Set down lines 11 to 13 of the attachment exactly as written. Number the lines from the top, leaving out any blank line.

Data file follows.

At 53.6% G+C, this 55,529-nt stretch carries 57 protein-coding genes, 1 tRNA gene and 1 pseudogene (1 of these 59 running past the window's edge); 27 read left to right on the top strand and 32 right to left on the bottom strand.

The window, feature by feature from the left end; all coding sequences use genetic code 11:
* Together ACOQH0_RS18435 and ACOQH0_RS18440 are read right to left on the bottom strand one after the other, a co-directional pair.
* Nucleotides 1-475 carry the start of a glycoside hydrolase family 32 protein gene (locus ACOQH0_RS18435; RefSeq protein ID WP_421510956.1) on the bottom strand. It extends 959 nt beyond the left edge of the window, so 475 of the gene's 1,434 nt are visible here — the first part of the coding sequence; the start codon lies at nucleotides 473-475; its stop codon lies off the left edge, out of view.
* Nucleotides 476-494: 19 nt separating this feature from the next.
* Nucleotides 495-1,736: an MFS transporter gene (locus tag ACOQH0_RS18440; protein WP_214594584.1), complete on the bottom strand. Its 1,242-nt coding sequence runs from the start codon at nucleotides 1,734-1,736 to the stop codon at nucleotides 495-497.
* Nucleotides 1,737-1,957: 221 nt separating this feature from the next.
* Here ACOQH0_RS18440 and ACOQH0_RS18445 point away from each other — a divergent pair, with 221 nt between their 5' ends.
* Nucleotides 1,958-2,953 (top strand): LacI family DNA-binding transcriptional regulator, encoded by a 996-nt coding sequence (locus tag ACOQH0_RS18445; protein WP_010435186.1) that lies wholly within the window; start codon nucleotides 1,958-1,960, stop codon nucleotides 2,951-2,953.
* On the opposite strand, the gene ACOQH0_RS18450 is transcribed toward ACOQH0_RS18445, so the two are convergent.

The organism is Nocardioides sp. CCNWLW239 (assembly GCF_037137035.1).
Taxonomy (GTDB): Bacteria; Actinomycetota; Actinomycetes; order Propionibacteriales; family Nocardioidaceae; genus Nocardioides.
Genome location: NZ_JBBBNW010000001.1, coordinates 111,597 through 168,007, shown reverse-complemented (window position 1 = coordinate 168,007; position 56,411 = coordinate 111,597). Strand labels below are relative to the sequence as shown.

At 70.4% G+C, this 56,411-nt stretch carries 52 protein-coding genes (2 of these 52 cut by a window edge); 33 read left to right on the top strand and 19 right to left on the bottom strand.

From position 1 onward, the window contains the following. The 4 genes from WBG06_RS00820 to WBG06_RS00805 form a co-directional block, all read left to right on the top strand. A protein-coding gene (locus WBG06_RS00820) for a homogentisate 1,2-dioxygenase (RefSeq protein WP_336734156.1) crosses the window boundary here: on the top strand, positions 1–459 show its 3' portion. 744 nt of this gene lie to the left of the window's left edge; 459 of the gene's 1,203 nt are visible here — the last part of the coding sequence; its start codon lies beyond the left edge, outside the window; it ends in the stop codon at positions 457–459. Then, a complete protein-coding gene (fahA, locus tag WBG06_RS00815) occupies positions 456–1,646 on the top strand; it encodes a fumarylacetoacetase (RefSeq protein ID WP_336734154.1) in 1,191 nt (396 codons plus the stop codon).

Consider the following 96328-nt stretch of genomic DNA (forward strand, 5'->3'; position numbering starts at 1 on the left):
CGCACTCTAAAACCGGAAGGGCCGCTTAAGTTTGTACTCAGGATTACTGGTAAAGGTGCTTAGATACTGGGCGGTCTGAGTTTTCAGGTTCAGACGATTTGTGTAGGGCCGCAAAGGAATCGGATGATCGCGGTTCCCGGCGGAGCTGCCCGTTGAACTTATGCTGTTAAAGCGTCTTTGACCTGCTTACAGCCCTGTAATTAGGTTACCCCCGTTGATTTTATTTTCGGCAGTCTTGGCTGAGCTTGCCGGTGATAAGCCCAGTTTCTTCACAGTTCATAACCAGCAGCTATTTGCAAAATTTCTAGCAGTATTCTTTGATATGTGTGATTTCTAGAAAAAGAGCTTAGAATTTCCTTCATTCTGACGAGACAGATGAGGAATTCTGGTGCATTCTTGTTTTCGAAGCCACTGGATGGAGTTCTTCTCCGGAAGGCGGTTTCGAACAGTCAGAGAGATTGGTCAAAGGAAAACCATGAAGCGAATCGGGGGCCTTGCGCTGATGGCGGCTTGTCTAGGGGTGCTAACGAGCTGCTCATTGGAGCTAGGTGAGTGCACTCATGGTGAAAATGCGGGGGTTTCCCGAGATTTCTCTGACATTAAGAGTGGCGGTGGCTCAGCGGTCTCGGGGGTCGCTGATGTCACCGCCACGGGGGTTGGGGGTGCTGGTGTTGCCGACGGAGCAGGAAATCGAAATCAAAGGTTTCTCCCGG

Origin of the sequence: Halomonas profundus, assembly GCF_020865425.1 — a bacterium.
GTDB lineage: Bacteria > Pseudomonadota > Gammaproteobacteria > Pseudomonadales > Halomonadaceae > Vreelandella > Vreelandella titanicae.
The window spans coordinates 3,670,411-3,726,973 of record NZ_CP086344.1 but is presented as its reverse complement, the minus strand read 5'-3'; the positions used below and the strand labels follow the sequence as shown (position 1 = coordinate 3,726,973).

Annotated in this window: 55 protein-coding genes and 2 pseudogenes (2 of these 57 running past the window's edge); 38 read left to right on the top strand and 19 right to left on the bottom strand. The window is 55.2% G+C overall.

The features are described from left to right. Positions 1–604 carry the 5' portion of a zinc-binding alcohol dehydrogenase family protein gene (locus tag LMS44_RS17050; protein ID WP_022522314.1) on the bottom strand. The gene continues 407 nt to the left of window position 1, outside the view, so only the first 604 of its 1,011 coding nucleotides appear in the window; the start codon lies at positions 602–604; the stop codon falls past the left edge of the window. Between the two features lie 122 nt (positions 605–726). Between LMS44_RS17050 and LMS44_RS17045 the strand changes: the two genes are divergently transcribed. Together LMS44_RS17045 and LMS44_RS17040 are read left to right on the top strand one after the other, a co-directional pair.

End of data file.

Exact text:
The organism is Nocardioides sp. CCNWLW239 (assembly GCF_037137035.1).
Taxonomy (GTDB): Bacteria; Actinomycetota; Actinomycetes; order Propionibacteriales; family Nocardioidaceae; genus Nocardioides.
Genome location: NZ_JBBBNW010000001.1, coordinates 111,597 through 168,007, shown reverse-complemented (window position 1 = coordinate 168,007; position 56,411 = coordinate 111,597). Strand labels below are relative to the sequence as shown.